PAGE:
A New Kind of Engagement
As complex and multi-faceted as the North Korean challenge is, there is one common element to addressing it: engagement. Woody Allen provides some useful advice to the international security community on this point: if “ninety percent of life is showing up,” then it stands to reason that the lion’s share of making progress with North Korea is consistent presence. This means not only consistent interaction with China and Russia to coordinate on our divergent priorities, but also South Korea and Japan to present a united front to Pyongyang. Finally, and perhaps most importantly, it means staying engaged with the DPRK even though we know there will be times—many times—when doing so is difficult at the least and barely tolerable at the worst. But simply being “engaged” is not enough. One could argue that both China and the United States—the key protagonists in the story—have been engaged quite heavily over the years. It is the nature of the engagement that must also change. The United States must broaden its diplomatic toolbox to include a blend of sticks and carrots, to apply pressure and punishment when warranted, but always offer an escape hatch as well. China, conversely, must evolve its response to include a willingness to apply negative pressure in addition to its rescue missions.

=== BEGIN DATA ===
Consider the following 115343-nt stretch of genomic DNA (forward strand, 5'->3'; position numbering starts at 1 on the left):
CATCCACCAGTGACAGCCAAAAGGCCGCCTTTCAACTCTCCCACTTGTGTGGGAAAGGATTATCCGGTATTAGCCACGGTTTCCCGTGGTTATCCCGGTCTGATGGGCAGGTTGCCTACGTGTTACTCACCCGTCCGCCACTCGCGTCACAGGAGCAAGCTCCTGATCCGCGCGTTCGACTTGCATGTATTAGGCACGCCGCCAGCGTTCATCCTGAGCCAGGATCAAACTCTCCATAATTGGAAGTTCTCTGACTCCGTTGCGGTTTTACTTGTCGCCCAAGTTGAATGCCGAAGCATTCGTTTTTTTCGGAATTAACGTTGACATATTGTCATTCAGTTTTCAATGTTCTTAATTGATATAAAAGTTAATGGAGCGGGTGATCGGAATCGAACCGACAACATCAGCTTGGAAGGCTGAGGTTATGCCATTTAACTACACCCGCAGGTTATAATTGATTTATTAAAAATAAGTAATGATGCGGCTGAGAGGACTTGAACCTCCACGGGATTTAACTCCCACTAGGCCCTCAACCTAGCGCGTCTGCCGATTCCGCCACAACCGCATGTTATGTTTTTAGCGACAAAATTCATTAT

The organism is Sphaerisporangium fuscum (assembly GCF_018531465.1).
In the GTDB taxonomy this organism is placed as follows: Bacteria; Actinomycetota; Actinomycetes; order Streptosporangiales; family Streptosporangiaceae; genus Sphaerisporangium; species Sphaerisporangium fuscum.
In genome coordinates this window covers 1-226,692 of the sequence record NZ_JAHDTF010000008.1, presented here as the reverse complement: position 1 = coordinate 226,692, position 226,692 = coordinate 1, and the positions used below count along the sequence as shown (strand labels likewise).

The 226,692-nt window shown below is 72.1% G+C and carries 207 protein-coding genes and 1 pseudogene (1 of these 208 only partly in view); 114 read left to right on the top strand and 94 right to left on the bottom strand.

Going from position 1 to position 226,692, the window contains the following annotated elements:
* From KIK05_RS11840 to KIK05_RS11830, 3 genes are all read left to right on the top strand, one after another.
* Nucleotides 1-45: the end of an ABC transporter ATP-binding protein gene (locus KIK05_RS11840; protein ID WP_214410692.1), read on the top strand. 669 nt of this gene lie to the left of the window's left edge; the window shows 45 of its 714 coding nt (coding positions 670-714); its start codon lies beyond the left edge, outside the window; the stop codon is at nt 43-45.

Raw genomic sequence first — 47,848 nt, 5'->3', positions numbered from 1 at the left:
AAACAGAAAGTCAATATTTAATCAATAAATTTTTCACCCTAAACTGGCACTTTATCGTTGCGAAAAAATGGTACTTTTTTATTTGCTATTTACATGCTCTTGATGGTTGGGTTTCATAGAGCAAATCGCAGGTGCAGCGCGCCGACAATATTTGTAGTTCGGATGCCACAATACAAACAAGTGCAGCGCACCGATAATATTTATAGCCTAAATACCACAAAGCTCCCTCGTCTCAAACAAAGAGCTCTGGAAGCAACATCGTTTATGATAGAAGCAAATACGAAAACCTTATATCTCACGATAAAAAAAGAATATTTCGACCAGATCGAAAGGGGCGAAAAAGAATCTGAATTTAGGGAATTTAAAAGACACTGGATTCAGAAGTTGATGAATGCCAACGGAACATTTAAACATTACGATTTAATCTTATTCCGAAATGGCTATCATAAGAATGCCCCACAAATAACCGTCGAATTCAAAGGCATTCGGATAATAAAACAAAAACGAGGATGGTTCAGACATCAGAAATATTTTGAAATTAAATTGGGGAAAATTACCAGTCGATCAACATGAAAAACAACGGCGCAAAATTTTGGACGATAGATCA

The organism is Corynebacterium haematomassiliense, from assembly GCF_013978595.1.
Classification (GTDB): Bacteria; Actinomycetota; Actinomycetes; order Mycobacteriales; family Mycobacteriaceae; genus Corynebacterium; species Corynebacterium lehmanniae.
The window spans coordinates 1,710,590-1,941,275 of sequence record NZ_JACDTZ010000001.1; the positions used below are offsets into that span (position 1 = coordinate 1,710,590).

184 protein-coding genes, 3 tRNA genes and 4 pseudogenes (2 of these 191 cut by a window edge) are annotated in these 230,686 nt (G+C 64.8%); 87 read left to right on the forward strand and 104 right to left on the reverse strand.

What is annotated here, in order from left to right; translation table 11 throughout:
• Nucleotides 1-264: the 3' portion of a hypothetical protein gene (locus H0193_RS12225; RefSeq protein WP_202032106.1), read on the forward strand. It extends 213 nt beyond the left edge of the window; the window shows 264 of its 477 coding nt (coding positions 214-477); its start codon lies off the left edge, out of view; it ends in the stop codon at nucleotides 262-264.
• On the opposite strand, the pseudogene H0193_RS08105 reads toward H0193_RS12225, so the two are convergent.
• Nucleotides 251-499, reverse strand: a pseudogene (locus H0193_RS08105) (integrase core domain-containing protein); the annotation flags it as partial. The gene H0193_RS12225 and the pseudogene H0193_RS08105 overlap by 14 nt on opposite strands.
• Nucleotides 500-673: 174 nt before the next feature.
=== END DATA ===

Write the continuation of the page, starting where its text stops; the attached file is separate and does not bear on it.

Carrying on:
Waiting for the North Korean regime to collapse under the stress of United States and United Nations sanctions is not a wise policy. Such an outcome has little chance given that China’s fundamental motivation is to prevent exactly that outcome. Those calling for tightening the screws to accelerate the process conveniently forget that similar calls were made to pressure China’s Mao Zedong in the 1960s, claiming that his demise was imminent. Mao lasted more than a decade after some had already written his political obituary. North Korea’s current leader, Kim Jong Un, is not yet thirty. If there is one thing all observers can agree on it is that the Kim family regime and its inner circle in Pyongyang has survival as its core motivation. Sanctions alone—no matter how severe—will not end their dynasty.